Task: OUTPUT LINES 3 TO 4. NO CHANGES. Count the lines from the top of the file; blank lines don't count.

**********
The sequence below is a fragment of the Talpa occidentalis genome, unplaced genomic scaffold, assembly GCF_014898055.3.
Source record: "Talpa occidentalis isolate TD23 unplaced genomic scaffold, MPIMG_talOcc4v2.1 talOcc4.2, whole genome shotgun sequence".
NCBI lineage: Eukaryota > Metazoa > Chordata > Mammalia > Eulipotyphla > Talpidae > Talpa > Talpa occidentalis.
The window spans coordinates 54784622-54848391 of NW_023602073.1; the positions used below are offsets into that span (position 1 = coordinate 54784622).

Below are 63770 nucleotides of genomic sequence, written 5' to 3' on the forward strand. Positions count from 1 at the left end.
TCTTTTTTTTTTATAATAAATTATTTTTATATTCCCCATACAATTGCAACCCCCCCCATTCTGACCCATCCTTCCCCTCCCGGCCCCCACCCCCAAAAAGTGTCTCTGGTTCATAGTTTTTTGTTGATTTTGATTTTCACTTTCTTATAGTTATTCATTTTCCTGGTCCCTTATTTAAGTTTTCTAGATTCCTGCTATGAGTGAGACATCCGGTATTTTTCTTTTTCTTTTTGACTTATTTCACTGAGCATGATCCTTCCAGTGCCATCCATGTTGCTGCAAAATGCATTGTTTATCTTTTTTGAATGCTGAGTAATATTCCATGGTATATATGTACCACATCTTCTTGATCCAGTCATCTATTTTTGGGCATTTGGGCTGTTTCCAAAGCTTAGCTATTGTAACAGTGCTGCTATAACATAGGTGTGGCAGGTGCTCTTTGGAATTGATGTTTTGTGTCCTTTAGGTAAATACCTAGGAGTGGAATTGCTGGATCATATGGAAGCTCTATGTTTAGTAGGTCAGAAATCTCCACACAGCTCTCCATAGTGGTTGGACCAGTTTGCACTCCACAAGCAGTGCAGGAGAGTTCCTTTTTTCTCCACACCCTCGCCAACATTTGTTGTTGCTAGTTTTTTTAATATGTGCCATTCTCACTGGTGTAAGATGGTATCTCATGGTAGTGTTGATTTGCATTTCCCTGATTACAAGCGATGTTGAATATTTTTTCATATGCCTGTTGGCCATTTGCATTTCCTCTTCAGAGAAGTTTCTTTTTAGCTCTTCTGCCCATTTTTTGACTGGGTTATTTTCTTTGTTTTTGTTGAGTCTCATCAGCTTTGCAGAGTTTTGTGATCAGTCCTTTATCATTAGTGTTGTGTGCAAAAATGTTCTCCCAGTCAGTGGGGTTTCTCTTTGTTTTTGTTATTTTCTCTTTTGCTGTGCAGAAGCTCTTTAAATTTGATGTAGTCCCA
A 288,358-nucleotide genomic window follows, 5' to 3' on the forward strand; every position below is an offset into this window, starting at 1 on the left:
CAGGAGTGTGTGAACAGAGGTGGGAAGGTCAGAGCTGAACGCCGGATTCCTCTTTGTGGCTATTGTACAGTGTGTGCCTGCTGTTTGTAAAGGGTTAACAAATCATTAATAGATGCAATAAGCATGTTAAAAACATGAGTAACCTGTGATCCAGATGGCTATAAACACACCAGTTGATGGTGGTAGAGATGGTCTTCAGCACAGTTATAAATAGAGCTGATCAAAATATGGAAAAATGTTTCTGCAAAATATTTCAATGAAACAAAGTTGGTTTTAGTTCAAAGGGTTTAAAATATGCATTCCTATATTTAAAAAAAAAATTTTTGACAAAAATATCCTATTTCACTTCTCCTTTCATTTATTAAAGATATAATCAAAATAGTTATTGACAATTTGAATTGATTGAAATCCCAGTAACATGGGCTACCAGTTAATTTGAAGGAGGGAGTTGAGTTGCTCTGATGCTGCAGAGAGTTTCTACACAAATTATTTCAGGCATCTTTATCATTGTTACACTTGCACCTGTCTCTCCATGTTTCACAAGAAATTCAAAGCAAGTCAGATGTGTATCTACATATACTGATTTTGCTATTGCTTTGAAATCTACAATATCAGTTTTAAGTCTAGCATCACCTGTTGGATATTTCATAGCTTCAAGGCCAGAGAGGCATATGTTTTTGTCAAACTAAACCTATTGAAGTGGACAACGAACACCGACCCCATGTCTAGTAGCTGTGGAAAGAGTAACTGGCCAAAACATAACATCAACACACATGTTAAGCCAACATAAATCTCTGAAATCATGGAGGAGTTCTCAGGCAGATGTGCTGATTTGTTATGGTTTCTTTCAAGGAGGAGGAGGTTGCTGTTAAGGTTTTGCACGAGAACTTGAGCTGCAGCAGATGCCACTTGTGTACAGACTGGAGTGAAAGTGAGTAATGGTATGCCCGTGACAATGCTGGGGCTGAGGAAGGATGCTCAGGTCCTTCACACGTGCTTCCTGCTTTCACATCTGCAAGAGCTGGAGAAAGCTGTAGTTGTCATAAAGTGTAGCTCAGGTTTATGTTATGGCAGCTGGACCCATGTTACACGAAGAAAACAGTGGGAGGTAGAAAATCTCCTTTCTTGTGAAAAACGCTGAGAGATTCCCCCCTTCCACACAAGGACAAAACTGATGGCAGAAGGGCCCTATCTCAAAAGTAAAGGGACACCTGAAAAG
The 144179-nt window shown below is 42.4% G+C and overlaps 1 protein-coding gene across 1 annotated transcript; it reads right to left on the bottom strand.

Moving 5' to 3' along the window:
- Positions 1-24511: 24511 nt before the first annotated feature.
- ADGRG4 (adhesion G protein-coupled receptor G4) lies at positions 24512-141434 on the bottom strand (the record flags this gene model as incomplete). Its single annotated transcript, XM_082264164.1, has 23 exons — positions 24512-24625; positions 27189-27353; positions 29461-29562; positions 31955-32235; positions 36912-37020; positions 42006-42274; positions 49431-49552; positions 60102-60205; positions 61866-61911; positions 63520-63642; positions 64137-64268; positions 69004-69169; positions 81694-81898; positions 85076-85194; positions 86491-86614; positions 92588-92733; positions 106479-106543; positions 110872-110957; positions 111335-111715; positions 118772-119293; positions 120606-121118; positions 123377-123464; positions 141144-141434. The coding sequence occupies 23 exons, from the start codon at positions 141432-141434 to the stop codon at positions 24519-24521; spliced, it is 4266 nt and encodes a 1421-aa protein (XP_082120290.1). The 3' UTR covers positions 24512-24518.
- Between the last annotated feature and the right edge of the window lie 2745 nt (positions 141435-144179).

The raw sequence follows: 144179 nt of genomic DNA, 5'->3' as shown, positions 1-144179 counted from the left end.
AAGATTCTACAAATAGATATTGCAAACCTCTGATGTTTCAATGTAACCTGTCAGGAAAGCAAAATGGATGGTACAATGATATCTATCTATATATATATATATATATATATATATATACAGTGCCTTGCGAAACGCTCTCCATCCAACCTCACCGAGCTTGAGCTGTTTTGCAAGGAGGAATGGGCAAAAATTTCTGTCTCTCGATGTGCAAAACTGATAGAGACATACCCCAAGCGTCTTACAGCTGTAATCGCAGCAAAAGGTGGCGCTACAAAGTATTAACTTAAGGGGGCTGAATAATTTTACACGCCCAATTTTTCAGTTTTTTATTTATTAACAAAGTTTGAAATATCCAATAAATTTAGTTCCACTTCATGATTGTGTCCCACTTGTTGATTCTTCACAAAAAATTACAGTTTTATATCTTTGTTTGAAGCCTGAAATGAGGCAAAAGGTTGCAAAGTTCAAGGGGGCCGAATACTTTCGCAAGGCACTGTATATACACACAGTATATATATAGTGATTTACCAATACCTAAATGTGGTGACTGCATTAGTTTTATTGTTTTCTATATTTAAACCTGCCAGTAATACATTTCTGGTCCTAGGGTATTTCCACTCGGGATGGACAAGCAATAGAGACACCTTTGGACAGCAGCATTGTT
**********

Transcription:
NCBI lineage: Eukaryota > Metazoa > Chordata > Mammalia > Eulipotyphla > Talpidae > Talpa > Talpa occidentalis.
The window spans coordinates 54784622-54848391 of NW_023602073.1; the positions used below are offsets into that span (position 1 = coordinate 54784622).